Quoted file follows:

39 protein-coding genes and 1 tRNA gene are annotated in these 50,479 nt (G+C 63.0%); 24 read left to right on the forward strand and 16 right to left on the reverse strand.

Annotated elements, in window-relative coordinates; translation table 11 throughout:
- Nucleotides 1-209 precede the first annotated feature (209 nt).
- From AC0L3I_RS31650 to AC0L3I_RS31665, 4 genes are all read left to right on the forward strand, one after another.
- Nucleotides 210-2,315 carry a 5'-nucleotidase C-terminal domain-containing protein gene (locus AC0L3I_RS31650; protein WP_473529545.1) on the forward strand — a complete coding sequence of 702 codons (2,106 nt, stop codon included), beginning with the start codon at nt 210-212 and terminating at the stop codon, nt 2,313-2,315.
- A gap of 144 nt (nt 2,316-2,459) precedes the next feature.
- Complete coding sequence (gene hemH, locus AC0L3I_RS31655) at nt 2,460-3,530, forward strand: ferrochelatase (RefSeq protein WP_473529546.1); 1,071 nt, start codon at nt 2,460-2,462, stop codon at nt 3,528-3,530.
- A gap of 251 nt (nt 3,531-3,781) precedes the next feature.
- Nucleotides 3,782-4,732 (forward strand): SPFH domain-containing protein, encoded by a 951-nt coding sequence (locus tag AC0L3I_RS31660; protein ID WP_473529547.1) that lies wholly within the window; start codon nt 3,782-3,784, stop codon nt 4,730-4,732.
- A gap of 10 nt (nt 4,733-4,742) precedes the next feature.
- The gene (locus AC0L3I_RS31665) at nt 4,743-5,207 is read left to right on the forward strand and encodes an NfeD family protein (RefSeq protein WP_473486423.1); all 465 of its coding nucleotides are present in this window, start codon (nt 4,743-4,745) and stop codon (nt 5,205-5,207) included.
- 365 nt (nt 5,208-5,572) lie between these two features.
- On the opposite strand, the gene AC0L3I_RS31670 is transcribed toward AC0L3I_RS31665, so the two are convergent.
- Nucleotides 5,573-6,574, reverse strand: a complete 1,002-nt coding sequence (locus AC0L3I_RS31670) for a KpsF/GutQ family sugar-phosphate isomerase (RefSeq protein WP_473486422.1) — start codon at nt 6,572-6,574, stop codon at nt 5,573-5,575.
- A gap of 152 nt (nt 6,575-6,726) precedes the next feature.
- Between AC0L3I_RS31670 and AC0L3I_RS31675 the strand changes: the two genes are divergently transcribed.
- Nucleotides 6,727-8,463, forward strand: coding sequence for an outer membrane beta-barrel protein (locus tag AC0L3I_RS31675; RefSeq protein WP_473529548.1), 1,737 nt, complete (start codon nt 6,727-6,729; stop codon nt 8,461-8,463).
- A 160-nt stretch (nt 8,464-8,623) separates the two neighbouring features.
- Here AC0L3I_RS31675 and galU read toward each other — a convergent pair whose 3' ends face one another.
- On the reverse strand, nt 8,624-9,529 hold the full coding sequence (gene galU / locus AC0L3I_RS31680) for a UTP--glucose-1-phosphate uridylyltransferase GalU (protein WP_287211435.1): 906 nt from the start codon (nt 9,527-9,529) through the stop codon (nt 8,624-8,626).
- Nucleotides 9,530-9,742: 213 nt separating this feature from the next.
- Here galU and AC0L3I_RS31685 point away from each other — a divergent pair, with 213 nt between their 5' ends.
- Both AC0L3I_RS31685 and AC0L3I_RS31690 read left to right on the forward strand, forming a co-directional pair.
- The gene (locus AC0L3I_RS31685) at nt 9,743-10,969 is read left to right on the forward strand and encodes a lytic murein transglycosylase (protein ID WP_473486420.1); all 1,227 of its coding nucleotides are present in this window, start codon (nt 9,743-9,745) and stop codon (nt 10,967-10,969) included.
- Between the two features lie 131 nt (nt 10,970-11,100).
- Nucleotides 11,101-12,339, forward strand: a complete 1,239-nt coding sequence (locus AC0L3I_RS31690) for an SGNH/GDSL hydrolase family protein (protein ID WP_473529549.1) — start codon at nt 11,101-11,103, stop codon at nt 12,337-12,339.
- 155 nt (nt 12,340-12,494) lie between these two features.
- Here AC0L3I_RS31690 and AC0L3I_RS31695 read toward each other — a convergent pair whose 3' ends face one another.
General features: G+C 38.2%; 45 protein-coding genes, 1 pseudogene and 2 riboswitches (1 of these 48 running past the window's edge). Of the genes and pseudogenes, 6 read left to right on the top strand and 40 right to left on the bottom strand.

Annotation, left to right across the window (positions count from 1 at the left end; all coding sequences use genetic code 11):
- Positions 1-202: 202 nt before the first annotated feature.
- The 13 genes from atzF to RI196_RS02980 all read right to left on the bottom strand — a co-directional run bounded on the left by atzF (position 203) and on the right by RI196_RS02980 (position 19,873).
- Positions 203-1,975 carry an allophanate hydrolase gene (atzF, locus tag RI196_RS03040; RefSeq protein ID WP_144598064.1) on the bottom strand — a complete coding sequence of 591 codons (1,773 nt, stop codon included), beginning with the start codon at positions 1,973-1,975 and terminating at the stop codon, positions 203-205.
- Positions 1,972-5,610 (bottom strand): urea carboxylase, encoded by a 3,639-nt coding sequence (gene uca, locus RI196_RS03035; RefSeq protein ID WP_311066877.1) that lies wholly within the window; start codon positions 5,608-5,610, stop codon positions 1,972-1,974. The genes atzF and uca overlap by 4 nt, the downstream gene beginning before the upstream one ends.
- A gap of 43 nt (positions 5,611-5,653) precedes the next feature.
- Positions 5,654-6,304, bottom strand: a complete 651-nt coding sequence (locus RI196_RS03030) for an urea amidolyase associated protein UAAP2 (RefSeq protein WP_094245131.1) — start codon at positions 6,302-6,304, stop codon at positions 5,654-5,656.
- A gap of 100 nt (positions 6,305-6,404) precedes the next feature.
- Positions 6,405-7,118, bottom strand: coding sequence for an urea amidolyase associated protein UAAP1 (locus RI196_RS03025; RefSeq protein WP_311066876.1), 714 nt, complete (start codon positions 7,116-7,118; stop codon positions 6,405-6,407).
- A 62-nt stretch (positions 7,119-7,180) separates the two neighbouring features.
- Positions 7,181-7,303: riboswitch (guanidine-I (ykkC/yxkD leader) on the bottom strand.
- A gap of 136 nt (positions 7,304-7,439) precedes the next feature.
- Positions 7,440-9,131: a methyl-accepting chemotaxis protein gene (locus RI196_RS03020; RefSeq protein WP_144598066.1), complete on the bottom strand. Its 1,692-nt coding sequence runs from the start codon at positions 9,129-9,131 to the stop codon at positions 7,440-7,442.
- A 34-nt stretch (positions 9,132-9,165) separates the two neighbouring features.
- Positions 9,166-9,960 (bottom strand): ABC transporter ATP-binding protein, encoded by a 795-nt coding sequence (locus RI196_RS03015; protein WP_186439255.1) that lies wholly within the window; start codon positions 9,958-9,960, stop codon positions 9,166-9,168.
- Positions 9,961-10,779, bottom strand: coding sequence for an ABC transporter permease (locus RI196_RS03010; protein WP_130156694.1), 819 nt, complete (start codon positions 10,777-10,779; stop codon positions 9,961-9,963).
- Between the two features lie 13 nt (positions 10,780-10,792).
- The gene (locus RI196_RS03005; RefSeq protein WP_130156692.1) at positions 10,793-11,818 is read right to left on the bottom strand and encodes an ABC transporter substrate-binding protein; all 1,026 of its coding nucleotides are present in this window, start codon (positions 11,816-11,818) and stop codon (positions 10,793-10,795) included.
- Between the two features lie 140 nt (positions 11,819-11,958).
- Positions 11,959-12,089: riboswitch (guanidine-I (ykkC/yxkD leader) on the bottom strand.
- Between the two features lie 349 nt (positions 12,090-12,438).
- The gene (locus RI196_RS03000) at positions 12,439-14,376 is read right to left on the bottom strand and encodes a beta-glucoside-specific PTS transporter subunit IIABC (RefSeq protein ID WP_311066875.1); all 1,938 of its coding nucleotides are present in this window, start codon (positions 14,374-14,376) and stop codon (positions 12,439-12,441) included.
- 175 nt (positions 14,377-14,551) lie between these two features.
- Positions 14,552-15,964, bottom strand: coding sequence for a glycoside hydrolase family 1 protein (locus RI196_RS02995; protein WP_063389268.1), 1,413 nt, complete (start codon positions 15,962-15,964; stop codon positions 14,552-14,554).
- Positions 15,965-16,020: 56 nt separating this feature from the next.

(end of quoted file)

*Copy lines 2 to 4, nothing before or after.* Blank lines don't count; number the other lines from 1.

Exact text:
Annotated elements, in window-relative coordinates; translation table 11 throughout:
- Nucleotides 1-209 precede the first annotated feature (209 nt).
- From AC0L3I_RS31650 to AC0L3I_RS31665, 4 genes are all read left to right on the forward strand, one after another.